To fight piracy, we’ll cut off Canada: Fox

To judge from this Globe and Mail story, it looks like times could get tougher for freelance film critics like me, who live and work in Canada and write day-of-release reviews for American outlets:

It was the kind of letter that can ruin a guy’s day.

Late in November, Twentieth Century Fox fired off a blunt, one-page missive to Ellis Jacob, the Toronto-based chief executive of Cineplex Entertainment, Canada’s biggest cinema chain.

Bruce Snyder, Fox’s Hollywood-based president of domestic distribution, had spent the last few weeks steaming mad after his team pinpointed Canadian theatres — primarily in Montreal — as the source of illegal camcording of a steady stream of Fox blockbusters, including Borat, Eragon and Night at the Museum.

Snyder was sick of it. In the Nov. 30 letter, he warned Jacob, a friend and business associate for 20 years, to do something — or he would.

Then he threatened to do something unprecedented in Canadian distribution history: Fox could stop sending copies of all its films to Cineplex Entertainment’s 130 movie houses, with close to 1,300 screens. Or, Fox might decide to delay the Canadian release of popular films until a few weeks after their U.S. release. . . .

I’m not sure how seriously I should take this story, or rather, I’m not sure how seriously I should take Fox’s threat. Canada is part of the “domestic” market — when the box-office estimates are released every weekend, they take both American and Canadian receipts into account — and given how important those first- weekend bragging rights are, it kind of boggles the mind that any major movie studio would deliberately undermine their chances there. But we’re not that big a piece of the pie, so who knows.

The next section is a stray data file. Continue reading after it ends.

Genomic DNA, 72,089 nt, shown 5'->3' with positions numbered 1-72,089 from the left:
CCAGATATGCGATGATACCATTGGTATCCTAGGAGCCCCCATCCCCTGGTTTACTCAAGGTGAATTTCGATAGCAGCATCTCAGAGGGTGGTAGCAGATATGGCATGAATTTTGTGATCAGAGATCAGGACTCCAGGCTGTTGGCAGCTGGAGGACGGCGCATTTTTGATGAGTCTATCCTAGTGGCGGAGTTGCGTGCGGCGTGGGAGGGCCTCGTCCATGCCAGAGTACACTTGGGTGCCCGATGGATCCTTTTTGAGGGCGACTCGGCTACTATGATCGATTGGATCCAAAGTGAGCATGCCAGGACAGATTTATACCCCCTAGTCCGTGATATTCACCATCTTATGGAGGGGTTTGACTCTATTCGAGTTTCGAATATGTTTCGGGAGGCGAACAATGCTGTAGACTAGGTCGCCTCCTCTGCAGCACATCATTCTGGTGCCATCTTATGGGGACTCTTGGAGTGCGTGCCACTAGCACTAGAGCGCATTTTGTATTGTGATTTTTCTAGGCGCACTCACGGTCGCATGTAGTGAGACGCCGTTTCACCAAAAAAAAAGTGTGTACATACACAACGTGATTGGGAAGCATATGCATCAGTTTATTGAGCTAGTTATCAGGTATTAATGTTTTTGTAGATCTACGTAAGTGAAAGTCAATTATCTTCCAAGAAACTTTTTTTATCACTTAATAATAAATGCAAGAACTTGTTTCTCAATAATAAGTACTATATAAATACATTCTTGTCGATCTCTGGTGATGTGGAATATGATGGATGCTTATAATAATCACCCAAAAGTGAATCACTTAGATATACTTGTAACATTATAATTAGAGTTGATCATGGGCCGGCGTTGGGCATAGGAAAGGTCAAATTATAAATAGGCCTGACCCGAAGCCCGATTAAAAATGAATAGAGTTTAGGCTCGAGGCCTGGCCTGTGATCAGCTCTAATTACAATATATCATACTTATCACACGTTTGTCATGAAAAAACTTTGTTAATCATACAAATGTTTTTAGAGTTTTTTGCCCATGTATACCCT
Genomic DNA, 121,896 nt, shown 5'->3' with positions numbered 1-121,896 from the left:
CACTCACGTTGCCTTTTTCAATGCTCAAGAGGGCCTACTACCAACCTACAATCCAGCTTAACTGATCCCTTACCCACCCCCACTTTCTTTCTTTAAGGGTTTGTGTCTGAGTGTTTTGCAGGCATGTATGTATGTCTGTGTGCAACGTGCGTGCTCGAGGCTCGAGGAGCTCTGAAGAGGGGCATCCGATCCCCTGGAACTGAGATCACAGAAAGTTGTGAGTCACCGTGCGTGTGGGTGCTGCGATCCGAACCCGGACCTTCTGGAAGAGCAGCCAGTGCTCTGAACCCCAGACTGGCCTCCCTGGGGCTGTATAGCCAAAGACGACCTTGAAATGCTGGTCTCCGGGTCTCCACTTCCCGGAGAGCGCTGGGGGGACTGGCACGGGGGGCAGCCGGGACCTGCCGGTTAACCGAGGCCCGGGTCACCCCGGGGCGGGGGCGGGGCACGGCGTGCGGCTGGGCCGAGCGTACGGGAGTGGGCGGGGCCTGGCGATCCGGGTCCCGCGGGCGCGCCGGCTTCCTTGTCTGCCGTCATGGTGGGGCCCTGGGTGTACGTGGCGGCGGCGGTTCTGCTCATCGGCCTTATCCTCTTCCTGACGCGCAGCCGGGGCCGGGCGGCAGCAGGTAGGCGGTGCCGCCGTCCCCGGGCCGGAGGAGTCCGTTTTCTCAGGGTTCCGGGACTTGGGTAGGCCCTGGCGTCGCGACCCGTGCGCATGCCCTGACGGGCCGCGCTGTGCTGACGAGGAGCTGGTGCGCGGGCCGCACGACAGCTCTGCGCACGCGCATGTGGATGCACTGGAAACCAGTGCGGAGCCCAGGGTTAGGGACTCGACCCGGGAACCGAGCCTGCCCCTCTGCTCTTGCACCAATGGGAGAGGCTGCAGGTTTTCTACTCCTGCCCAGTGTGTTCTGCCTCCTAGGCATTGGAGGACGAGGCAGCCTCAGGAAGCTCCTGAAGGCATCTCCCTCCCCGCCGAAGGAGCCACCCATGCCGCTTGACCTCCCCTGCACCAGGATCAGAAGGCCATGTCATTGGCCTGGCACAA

Anyway, there is a lot, lot more to that news story; check it out.

About Peter T. Chattaway

Peter T. Chattaway was the regular film critic for BC Christian News from 1992 to 2011. In addition to his film column, which won multiple awards from the Evangelical Press Association, the Canadian Church Press and the Fellowship of Christian Newspapers, his news and opinion pieces have appeared in such publications as Books & Culture, Christianity Today, Bible Review and the Vancouver Sun. He also contributed essays to the books Re-Viewing The Passion: Mel Gibson’s Film and Its Critics (Palgrave Macmillan, 2004) and Scandalizing Jesus?: Kazantzakis’s The Last Temptation of Christ Fifty Years on (Continuum, 2005).

  • http://www.blogger.com/profile/05113670876288157267 Matt Page

    Plus of course that expands the potential market for pirate copies. Canadians who can’t wait (and don’t live near the border) might be tempted to watch a pirate version rather than wwait. That’s one of the main reasons why the release time between the US and the UK has narrowed in significant weeks.

    Plus, of course, if the people that record these pirate films are doing it from Canada, there’s nothing to stop them sneaking south of the border to do so, particularly when such a trip has so much lucrative potential.

  • http://www.blogger.com/profile/07395937367596387523 Peter T Chattaway

    Well, one of the points of the original story is that America has much stiffer penalties for piracy than Canada does; that’s presumably one of the reasons why so many pirated DVDs seem to come from Toronto or Montreal and not, say, from New York or Boston. Personally, as a Vancouverite, I’d be quite happy if Fox withdrew its film releases from those eastern cities but kept the rest of us in the loop.


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